Follow Harriet on Twitter
RIP Harry Mathews, 1930–2017
Le Monde has confirmed the news that poet, writer, translator, and Oulipo member Harry Mathews has died. The Paris Review Daily reports the news in English. “In Harry, the Review has lost one of its most faithful and best-loved contributors, a writer we’ve worked with for more than fifty years—beginning in 1962, when we ran an excerpt from his first novel, The Conversions,” they write. His long-time publisher, Dalkey Archive, has also written of the writer today.
Mathews has long been associated with the New York School of Poets. With John Ashbery, Kenneth Koch, and James Schuyler, he started the literary magazine Locus Solus in 1960. Mathews was also good friends with Georges Perec, who translated The Sinking of the Odradek Stadium into French in 1981, and Tlooth (as Les Verts Champs de moutarde de l’Afghanistan), 1975. With Alastair Brotchie, he edited the anthology Oulipo Compendium (1998, revised edition 2005).
Mathews’s interview game was strong: He spoke with Lynne Tillman for BOMB in 1988 (his novel Cigarettes came out in ’87); and more recently, Semiotext(e) published (as part of their 2014 Whitney Biennial pamphlet series) a conversation titled “Week One” with Mathews and downtown performer Jim Fletcher.
As for the poetry: check out John Beer’s essay on Mathews’s The New Tourism (Sand Paper Press, 2010).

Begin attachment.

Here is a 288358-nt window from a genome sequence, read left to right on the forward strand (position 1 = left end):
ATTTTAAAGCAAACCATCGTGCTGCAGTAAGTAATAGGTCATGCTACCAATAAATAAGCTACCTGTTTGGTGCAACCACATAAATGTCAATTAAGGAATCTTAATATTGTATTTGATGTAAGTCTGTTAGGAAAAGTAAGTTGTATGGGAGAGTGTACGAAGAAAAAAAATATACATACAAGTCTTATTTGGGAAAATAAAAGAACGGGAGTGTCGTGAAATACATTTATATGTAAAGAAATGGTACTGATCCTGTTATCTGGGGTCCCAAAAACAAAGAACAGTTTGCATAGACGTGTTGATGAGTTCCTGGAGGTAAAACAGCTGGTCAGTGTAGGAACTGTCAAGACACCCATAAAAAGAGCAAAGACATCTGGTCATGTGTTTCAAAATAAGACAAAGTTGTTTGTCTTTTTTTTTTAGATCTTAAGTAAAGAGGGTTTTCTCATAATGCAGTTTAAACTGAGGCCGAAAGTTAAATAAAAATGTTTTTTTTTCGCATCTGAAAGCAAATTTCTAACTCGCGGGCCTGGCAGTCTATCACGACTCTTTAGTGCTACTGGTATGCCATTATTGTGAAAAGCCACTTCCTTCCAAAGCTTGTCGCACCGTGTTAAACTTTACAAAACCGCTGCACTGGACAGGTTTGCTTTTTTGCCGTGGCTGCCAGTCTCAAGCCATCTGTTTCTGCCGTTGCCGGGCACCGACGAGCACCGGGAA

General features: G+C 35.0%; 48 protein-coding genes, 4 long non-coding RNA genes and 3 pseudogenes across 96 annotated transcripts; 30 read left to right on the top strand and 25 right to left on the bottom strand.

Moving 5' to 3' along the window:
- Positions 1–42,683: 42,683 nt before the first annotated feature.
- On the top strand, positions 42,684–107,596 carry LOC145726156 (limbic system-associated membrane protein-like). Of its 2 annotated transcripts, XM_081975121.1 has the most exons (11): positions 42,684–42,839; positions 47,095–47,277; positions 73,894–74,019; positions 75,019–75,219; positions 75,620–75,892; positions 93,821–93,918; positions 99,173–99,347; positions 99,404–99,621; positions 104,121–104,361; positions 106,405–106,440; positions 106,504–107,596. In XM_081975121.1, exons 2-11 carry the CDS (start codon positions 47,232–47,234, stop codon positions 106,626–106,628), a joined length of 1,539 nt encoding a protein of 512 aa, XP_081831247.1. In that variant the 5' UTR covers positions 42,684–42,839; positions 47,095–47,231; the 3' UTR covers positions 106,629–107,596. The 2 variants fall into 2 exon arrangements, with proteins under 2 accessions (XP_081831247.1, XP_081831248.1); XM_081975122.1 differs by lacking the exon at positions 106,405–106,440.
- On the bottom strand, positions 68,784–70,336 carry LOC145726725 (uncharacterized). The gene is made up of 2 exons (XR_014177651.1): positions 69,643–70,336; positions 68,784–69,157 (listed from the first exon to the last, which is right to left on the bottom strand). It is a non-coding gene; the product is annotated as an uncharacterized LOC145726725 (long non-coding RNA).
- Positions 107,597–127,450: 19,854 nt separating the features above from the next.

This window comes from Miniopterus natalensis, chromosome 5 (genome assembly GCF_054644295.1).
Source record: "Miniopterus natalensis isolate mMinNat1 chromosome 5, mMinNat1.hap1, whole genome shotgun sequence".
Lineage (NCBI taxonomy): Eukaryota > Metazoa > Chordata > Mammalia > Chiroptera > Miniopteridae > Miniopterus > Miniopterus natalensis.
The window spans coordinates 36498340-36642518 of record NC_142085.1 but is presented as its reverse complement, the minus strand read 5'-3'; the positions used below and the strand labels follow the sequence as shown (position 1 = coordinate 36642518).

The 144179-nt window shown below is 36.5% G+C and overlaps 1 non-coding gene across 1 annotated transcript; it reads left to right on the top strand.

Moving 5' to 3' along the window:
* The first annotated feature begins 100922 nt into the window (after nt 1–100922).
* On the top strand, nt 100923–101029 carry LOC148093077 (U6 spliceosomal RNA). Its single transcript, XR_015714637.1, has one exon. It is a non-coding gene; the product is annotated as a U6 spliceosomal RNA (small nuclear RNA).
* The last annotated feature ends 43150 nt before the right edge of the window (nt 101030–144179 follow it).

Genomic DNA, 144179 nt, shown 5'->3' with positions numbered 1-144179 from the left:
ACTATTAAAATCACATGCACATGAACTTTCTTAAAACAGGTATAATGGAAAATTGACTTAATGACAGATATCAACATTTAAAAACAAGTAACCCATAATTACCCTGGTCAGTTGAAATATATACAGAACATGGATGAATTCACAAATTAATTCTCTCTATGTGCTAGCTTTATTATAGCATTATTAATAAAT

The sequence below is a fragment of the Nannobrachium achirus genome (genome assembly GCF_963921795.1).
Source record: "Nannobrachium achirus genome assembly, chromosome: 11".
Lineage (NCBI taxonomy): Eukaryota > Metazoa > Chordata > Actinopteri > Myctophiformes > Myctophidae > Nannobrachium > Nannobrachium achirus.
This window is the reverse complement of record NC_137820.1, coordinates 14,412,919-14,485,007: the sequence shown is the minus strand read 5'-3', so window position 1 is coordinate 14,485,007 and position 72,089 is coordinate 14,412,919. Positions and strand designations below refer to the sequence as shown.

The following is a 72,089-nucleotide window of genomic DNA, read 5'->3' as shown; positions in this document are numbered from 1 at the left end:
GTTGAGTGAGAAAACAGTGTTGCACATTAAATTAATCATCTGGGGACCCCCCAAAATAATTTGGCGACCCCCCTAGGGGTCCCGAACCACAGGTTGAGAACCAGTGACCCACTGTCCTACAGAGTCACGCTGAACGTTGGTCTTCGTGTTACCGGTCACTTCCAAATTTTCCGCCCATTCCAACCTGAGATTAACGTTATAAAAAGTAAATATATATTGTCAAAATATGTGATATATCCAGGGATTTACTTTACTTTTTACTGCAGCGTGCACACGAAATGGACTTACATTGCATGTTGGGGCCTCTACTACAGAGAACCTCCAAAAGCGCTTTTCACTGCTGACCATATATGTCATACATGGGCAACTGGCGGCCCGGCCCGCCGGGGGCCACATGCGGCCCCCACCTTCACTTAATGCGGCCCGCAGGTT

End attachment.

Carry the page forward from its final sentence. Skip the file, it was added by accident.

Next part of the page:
If Harry Mathews is esteemed predominantly for his masterful fiction, it is nonetheless as a poet that he ventured upon a writing career. The marriage of form and content evident in the inventions of Tlooth or Cigarettes emerged from the discovery, as he puts it in a 1987 interview with John Ashbery, that prose could be written with the same arbitrariness as poetry. This discovery is traceable back to his initial encounter with the work of Raymond Roussel. Tempting as the separation of genres may be, it constitutes in regard to this writer’s works an absolute error.
Or as Mathews wrote in 20 Lines a Day:
Each day happiness lies in wait for you around unpromising corners. Conceivably, if you weren’t careful, it could surprise you at every moment–how you possibly survive that?
The June 2014 issue of Poetry featured Mathews’s poem “Cool Gales Shall Fan the Glades,” which our own Lindsay Garbutt helped to put in context here, next to other Oulipo writing from Poetry over the years.
Harry Mathews was married to novelist and translator Marie Chaix, and divided his time between New York, Paris, and Key West. Our hearts go out to his friends and family.